High school senior Hannah Bailey in American Teen
In 2005, filmmaker Nanette Burstein (The Kid Stays in the Picture) filmed the lives of five Warsaw Indiana High School seniors over the course of ten months. She then narrowed down 1000 hours of footage and the result is American Teen, a documentary that traces every up and every down experienced by her subjects during a key year in their lives. Her stated goal was to explore the themes of teen movies like Fast Times at Ridgemont High and The Breakfast Club as they apply to real teenagers. Burstein succeeds, but like the fiction films it was inspired by, the documentary tends to be more entertaining than illuminating.
The extent to which you engage with American Teen will probably depend on how much you identify with or root for one of the characters. There is Megan the Princess, Colin the Jock, Jake the Geek, Mitch the Heartthrob and Hannah the Rebel. My favorites were Hannah and Jake. Hannah isn’t just your typical sullen teen, she’s genuinely constricted by her conservative surroundings. She’s a painter and a musician with dreams of becoming a filmmaker who looks around and sees few opportunities for such things. Also, coming from a poorer side of town, she doesn’t fit in with the popular rich kids.
Jake sticks out right away as the familiar geek type. Cursed with acne, he plays in the marching band and seems to relate bets to his video games. The great thing about him is that, even though he’s shy and doesn’t have a lot of social self-confidence, he tries. He’s eager to have a girlfriend and he puts himself out there with some success. To the extent he often fails comes as much from awkward social skills as anything else.
Less relatable and more difficult to root for (for me) were Colin and Mitch. Colin is the basketball star who strains under the pressure of needing a scholarship for college. Mitch is the one all the girls have a crush on. He’s a nice kid, but a bit of a cipher and seemingly only included for the role he plays to one or two of the other teens.
The villain of the piece is Megan. She’s the rich girl prom queen who bullies her friends and acts like everything that happens, happens to her personally. She’s softened a bit by her desperation to please her father by getting into Notre Dame, but she’s hard to warm up to and I don’t think we’re meant to.
Ultimately, all of the kids are more layered than their stereotypes suggest and that’s the primary revelation offered by American Teen. Of course, this will not come as a shock to anyone who has survived the experience. Luckily, what it lacks in discovery it makes up for in humor and drama. These are simply compelling and amusing stories. It’s also fascinating to go back to high school and see it again through the eyes of kids who are in the middle of it. What’s most surprising is how little has changed. Take away the Internet and cell phones and it could be high school 20 years ago.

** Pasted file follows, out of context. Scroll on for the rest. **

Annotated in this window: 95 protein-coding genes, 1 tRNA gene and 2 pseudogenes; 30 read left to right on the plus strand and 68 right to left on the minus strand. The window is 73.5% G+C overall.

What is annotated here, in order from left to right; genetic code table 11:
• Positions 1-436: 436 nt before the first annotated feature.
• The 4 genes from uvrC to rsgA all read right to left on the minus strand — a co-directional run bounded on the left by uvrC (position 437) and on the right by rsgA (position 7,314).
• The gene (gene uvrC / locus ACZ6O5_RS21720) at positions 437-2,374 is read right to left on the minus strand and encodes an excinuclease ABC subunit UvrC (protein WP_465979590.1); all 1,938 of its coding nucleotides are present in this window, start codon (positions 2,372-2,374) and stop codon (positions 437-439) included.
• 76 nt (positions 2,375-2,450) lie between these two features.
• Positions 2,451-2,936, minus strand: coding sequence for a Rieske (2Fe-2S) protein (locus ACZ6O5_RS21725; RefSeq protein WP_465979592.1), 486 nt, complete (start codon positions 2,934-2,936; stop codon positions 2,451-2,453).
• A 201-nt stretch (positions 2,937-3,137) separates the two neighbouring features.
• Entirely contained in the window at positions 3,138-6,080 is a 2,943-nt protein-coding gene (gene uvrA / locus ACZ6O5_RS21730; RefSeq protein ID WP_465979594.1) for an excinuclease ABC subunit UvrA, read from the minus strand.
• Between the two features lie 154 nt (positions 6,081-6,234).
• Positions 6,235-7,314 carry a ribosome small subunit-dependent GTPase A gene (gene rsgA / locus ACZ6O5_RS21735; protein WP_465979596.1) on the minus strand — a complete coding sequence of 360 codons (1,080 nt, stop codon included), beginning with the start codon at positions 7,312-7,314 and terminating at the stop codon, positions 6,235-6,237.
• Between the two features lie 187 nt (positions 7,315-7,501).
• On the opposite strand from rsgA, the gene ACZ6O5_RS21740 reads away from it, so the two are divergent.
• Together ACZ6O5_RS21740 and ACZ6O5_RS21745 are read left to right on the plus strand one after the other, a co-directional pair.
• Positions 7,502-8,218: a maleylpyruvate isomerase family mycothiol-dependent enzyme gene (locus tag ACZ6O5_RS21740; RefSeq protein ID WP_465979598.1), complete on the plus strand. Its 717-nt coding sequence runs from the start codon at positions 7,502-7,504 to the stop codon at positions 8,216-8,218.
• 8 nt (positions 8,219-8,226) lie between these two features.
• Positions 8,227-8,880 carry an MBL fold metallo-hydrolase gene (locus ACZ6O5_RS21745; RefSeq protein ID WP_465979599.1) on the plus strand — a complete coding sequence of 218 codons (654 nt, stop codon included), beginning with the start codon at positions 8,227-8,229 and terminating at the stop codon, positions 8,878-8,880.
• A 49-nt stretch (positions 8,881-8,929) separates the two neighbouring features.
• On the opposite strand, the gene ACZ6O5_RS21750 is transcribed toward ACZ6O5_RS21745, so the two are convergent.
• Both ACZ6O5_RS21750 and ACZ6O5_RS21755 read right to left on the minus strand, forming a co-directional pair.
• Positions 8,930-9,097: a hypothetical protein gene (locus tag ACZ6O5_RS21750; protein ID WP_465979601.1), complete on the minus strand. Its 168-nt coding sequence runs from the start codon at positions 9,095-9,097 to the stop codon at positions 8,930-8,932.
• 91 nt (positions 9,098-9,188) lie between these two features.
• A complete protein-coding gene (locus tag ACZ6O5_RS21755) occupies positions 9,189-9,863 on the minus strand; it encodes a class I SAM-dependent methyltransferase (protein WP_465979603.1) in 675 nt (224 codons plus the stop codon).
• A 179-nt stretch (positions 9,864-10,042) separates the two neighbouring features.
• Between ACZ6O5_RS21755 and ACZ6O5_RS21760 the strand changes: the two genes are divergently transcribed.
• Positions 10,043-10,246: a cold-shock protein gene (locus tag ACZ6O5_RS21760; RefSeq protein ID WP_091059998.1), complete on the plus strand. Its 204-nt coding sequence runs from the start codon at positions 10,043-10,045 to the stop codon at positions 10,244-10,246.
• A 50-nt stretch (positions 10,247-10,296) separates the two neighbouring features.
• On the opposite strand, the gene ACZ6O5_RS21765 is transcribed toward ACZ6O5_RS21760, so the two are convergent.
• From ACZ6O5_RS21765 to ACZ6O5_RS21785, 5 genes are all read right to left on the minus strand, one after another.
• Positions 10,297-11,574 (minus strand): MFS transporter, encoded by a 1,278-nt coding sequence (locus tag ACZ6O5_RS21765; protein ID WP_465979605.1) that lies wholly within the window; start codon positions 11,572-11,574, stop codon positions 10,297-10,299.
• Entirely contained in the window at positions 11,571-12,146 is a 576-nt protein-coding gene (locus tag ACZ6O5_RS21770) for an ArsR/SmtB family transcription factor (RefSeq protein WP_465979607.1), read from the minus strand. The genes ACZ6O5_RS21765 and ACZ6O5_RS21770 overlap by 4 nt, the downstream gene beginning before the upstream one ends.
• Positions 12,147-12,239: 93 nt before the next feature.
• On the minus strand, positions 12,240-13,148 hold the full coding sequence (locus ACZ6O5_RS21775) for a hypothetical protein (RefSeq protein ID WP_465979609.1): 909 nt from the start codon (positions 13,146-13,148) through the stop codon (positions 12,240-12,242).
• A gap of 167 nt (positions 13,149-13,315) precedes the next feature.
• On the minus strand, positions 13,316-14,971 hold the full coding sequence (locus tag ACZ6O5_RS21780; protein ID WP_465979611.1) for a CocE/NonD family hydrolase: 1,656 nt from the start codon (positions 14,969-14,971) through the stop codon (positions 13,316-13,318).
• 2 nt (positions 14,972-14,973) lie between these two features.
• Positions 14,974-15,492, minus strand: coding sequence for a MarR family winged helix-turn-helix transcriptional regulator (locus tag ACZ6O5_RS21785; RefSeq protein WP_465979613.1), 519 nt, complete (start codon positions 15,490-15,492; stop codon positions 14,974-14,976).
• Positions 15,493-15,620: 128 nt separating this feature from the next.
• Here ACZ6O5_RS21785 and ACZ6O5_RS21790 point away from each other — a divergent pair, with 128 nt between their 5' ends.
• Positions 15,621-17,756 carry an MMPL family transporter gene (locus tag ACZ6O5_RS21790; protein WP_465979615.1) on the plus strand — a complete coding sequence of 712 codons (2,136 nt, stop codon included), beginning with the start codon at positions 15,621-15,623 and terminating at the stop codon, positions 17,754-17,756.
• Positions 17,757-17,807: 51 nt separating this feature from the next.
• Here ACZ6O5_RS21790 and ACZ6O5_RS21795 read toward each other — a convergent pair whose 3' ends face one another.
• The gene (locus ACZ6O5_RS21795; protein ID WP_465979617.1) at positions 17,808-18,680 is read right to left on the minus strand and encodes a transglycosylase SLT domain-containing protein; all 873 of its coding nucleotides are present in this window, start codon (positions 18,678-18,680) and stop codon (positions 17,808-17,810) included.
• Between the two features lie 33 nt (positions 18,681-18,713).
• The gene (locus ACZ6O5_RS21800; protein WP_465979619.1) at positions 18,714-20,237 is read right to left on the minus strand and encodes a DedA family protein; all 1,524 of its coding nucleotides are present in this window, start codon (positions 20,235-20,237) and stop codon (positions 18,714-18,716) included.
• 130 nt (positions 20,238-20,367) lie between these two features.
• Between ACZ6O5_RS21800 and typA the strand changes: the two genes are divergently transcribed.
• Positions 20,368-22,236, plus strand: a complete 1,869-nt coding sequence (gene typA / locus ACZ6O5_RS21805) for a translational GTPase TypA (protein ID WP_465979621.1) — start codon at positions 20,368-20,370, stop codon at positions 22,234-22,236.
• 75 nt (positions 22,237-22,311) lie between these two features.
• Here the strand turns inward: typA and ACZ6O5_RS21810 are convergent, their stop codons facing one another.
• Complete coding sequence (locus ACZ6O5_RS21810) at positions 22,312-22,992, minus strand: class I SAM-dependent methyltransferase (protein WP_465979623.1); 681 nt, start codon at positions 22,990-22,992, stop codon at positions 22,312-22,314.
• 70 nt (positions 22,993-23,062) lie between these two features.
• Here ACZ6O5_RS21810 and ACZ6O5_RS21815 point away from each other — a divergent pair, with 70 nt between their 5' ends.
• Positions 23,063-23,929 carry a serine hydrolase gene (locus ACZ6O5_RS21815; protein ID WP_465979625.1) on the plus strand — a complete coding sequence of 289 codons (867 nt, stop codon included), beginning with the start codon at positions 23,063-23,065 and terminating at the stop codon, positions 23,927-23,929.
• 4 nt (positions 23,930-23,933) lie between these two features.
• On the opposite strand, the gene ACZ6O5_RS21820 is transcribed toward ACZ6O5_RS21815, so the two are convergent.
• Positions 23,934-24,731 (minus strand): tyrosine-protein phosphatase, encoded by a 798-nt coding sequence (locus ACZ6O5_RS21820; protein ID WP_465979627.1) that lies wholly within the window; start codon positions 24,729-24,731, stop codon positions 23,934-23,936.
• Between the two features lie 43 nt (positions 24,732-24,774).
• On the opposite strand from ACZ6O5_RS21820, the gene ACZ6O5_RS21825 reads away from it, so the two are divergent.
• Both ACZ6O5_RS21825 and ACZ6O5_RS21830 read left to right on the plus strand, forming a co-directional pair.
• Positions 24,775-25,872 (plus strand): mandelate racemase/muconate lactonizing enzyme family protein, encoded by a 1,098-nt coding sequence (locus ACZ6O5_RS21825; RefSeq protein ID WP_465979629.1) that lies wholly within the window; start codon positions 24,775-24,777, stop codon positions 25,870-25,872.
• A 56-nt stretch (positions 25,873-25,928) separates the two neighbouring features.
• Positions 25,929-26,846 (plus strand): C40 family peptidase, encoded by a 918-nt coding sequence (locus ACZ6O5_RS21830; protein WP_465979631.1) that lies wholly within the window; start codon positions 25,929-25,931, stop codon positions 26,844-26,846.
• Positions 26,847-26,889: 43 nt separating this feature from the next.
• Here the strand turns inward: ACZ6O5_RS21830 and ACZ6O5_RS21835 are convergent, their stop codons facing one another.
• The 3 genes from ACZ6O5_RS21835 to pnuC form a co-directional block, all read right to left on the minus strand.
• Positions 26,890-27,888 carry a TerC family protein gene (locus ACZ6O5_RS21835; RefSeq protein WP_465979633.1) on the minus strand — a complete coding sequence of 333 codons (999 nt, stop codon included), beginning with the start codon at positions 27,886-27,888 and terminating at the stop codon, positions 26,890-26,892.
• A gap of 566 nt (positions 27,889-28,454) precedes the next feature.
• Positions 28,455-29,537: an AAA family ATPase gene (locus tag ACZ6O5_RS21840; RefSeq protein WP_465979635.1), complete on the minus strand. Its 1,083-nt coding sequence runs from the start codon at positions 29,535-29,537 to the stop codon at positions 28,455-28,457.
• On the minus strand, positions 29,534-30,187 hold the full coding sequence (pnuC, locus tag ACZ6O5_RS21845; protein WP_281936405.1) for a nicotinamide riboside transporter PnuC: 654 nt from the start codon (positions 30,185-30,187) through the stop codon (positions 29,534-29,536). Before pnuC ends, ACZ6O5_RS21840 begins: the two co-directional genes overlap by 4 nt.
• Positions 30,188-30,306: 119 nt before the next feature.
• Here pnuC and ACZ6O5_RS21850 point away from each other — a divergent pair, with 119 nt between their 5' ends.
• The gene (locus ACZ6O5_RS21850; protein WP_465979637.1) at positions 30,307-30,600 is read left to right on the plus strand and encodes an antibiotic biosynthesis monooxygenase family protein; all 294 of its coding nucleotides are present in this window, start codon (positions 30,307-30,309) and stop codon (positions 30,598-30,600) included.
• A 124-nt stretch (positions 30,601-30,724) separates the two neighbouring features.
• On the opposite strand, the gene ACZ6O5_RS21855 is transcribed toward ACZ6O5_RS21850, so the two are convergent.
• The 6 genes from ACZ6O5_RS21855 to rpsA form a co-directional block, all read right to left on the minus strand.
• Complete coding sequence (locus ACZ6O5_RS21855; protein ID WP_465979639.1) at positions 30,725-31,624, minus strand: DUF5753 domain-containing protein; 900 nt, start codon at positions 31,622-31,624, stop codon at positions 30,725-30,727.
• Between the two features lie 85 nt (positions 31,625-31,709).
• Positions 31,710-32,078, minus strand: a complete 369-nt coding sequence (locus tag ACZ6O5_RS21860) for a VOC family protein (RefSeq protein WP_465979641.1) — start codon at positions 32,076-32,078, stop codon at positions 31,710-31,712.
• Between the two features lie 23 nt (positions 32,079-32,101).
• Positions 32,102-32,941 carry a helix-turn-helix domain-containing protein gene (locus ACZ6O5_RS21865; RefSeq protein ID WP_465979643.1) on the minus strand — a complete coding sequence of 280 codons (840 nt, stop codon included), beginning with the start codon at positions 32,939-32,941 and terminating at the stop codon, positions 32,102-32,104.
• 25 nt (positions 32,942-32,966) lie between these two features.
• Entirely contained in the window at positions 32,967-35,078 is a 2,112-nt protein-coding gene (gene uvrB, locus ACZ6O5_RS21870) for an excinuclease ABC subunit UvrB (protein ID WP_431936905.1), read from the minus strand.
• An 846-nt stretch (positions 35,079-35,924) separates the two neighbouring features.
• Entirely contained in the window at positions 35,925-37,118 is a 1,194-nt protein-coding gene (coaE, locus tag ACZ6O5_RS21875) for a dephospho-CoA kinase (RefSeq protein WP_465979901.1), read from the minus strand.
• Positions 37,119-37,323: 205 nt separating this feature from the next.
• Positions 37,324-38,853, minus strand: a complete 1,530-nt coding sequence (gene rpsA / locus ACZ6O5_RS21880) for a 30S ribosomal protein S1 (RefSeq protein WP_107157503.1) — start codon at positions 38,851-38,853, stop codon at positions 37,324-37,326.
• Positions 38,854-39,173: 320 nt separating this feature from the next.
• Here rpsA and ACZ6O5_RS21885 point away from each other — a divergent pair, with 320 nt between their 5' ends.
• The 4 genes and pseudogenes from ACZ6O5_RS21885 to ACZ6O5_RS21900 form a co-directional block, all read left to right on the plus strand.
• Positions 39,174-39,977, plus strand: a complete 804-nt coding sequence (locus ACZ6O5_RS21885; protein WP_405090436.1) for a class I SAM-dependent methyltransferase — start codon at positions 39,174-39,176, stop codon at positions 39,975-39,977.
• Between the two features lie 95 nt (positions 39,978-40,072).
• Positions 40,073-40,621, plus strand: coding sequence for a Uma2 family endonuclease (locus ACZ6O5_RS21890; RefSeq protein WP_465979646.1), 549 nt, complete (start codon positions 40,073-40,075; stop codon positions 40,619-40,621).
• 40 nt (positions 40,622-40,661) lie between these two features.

There’s a very real question whether drama is enough to justify this documentary and indeed some have already questioned whether the teens were being exploited. Certainly it was a difficult experience, but Burstein’s motives don’t feel cynical enough to say she was simply taking advantage of these kids. Besides, they all seemed to emerge from the experience no worse for wear and perhaps a little more reflective on their lives than they would ordinarily have been.
Drama aside, watching the kids come into their own and seeing how they turned out is the payoff offered by the documentary. In retrospect, even Megan doesn’t seem so bad when you consider she was captured at a single moment in time. You’re given just enough hope that she has changed and grown like everyone else.
Beyond entertainment and nostalgia for adults, hopefully American Teen will have some important lessons for kids who are enduring their own high school tortures. If nothing else, perhaps it will provide a welcome light at the end of the tunnel.
American Teen. USA 2008. Written and directed by Nanette Burstein. Cinematography by Robert Hanna, Wolfgang Held and Laela Kilbourn. Edited by Nanette Burstein, Tom Haneke and Mary Manhardt. Starring Hannah Bailey, Colin Clemens, Mitch Reinholt, Megan Krizmanich and Jake Tusing. 1 hour 40 minutes. MPAA Rated PG-13 for some strong language, sexual material, some drinking and brief smoking–all involving teens. 3.5 stars (out of 5)